Program in Linguistics and Cognitive Science
Lorre Smith, Subject Librarian
I. General Purpose
The University Libraries' linguistics collection supports the coursework for an undergraduate degree program (B.A.) in linguistics as well as undergraduate minors in linguistics and in cognitive studies. As one of the four subfields of anthropology, linguistics supports graduate students specializing in linguistic anthropology. The linguistics collection also supports faculty research. The program may, in the future, offer an M.A. degree which would concentrate on linguistic fieldwork, language description, and language teaching.
In general, materials collected for this Program are concentrated in areas which are considered the core area of linguistics as a discipline: linguistics theory, descriptive linguistics, generative linguistics, sociolinguistics, and historical or comparative linguistics. Psycholinguistics is collected equally under the Linguistics, Psychology, Communication, and Reading collection policies. Titles in anthropological linguistics, both theoretical and applied, dealing with languages which are taught by the University are collected primarily, but not exclusively, under the policies for those programs: Chinese, English, French, Hebrew, Italian, Portuguese, Slavic & Eurasian, Spanish. Many titles on the applied linguistics of English, and on the dialectology of American English, are acquired for the Department of Educational Theory and Practice. Titles pertaining to languages which are not taught regularly by the University, or which are taught only in the Anthropology Department, are acquired primarily through the Linguistics Program. Materials on American Indian languages are generally selected by the Anthropology Subject Librarian; materials on other languages are generally selected by the Linguistics Subject Librarian.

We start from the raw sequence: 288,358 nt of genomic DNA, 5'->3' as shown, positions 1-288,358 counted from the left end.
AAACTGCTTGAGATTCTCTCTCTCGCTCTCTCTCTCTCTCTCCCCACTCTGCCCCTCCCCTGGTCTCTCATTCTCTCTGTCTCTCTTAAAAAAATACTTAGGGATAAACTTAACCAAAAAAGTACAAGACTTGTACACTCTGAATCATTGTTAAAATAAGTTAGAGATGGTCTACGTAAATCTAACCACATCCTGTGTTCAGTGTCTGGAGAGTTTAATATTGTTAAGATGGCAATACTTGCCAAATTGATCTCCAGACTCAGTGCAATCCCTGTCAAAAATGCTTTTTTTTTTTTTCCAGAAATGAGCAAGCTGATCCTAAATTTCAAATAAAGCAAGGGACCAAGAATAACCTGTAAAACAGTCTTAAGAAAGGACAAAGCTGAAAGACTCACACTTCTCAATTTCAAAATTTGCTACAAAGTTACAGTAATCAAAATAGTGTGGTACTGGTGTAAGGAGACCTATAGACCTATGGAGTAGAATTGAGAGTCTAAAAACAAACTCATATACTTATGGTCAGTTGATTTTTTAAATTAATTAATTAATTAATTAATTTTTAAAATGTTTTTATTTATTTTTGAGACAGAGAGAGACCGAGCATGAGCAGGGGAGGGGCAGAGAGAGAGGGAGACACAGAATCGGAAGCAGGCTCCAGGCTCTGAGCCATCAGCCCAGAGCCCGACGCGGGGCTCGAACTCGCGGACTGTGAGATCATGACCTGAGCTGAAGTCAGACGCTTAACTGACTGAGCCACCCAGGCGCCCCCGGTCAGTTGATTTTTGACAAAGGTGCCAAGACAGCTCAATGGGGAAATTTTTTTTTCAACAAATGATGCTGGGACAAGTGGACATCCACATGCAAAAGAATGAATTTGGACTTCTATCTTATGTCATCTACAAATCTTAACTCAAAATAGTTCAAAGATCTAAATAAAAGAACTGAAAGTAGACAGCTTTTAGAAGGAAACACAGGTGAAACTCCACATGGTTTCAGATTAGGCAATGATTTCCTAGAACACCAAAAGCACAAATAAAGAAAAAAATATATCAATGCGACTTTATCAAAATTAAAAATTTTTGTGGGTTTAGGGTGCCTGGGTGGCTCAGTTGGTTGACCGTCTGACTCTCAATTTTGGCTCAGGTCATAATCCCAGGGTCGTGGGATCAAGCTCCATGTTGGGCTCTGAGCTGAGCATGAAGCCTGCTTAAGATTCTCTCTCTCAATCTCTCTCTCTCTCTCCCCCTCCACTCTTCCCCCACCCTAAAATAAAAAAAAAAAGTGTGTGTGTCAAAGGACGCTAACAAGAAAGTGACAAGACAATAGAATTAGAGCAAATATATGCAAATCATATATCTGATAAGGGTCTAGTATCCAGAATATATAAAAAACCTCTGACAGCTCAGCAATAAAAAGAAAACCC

II. Subject and Language Modifiers
Languages: English is the major language of the basic collection. However, substantial amounts of material are collected in all major European and Mesoamerican languages. Materials in and about Iroquoian and Algonquian languages are also collected in depth. No languages is excluded if needed for instructional or research purposes.
Geographical Areas: Not applicable.
Chronological Areas: Not applicable.
III. Description of Materials Collected
Types of Materials Collected: Books, monographic series, and journals compose the major portion of the linguistics collection. Proceedings of conferences are also important. Dissertations are acquired only upon request when they deal with subjects of major departmental research interest. Facsimiles of manuscripts, texts and codices which are linguistically important, are acquired when available and funds permit. Newsletters may be acquired but will be retained and bound very selectively. Microforms and electronic resources will be acquired as appropriate.
The major abstracting and indexing services, bibliographies, dictionaries and other general reference materials of interest to linguistics are acquired by the Reference Subject Librarian in accordance with the Reference collection policy statement. More specialized reference materials, such as linguistic atlases and grammars of non-University program languages, are acquired by the Linguistics Subject Librarian.
Types of Materials Excluded: The only types of materials specifically excluded are basic textbooks and article preprints. Collections of previously published articles are acquired only on a very selective basis.
IV. Subject and Collection Levels
|Descriptive linguistics||Instructional Support Level, Advanced|
|Discourse analysis||Instructional Support Level, Advanced|
|Historical or comparative linguistics||Instructional Support Level, Advanced|
|Sociolinguistics||Instructional Support Level, Advanced|
|Theoretical linguistics||Instructional Support Level, Advanced|
|Psycholinguistics||Instructional Support Level, Intermediate|
|Computational linguistics||Basic Information Level, Intermediate|
|History of linguistics||Basic Information Level, Introductory|
V. Other Significant Factors
Because of the interdisciplinary nature of linguistics, there are overlaps with other collections including anthropology, sociology, education (particularly the program in Teaching English as a Second Language), psychology and computer science. Cooperation exists between the subject librarians of these areas. Materials may be selected by either subject librarian, depending upon the focus of a particular title.